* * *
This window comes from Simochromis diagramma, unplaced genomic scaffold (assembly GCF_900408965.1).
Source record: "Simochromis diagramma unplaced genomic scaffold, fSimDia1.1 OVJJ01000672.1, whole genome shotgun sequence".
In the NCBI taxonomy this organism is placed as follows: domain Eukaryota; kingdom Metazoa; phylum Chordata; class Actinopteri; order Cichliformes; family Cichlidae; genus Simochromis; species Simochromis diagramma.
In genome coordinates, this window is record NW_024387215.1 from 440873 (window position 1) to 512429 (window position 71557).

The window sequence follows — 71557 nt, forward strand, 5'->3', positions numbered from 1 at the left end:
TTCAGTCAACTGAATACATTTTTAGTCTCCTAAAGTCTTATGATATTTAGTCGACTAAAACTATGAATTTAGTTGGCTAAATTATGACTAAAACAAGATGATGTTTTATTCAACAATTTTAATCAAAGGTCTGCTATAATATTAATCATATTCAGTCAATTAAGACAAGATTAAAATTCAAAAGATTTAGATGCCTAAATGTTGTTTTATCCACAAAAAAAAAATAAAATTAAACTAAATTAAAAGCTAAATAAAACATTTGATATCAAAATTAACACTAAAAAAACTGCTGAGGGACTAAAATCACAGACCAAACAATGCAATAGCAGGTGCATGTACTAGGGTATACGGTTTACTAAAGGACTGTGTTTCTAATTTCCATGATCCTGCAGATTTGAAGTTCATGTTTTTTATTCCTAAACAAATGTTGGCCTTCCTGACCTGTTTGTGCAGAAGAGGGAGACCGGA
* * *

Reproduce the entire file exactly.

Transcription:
This window comes from Simochromis diagramma, unplaced genomic scaffold (assembly GCF_900408965.1).
Source record: "Simochromis diagramma unplaced genomic scaffold, fSimDia1.1 OVJJ01000672.1, whole genome shotgun sequence".
In the NCBI taxonomy this organism is placed as follows: domain Eukaryota; kingdom Metazoa; phylum Chordata; class Actinopteri; order Cichliformes; family Cichlidae; genus Simochromis; species Simochromis diagramma.
In genome coordinates, this window is record NW_024387215.1 from 440873 (window position 1) to 512429 (window position 71557).

The window sequence follows — 71557 nt, forward strand, 5'->3', positions numbered from 1 at the left end:
TTCAGTCAACTGAATACATTTTTAGTCTCCTAAAGTCTTATGATATTTAGTCGACTAAAACTATGAATTTAGTTGGCTAAATTATGACTAAAACAAGATGATGTTTTATTCAACAATTTTAATCAAAGGTCTGCTATAATATTAATCATATTCAGTCAATTAAGACAAGATTAAAATTCAAAAGATTTAGATGCCTAAATGTTGTTTTATCCACAAAAAAAAAATAAAATTAAACTAAATTAAAAGCTAAATAAAACATTTGATATCAAAATTAACACTAAAAAAACTGCTGAGGGACTAAAATCACAGACCAAACAATGCAATAGCAGGTGCATGTACTAGGGTATACGGTTTACTAAAGGACTGTGTTTCTAATTTCCATGATCCTGCAGATTTGAAGTTCATGTTTTTTATTCCTAAACAAATGTTGGCCTTCCTGACCTGTTTGTGCAGAAGAGGGAGACCGGA